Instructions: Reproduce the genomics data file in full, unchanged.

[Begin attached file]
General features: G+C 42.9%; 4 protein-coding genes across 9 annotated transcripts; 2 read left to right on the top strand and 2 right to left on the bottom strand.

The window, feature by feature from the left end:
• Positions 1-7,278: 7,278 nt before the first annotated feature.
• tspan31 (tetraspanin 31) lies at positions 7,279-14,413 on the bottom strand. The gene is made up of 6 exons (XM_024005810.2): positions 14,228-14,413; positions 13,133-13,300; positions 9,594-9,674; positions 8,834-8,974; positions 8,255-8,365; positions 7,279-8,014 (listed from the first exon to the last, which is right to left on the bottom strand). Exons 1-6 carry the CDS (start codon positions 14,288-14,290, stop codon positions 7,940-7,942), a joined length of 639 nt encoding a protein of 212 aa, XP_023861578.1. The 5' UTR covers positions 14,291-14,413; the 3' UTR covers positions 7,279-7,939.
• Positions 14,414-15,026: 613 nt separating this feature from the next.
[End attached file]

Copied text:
General features: G+C 42.9%; 4 protein-coding genes across 9 annotated transcripts; 2 read left to right on the top strand and 2 right to left on the bottom strand.

The window, feature by feature from the left end:
• Positions 1-7,278: 7,278 nt before the first annotated feature.
• tspan31 (tetraspanin 31) lies at positions 7,279-14,413 on the bottom strand. The gene is made up of 6 exons (XM_024005810.2): positions 14,228-14,413; positions 13,133-13,300; positions 9,594-9,674; positions 8,834-8,974; positions 8,255-8,365; positions 7,279-8,014 (listed from the first exon to the last, which is right to left on the bottom strand). Exons 1-6 carry the CDS (start codon positions 14,288-14,290, stop codon positions 7,940-7,942), a joined length of 639 nt encoding a protein of 212 aa, XP_023861578.1. The 5' UTR covers positions 14,291-14,413; the 3' UTR covers positions 7,279-7,939.
• Positions 14,414-15,026: 613 nt separating this feature from the next.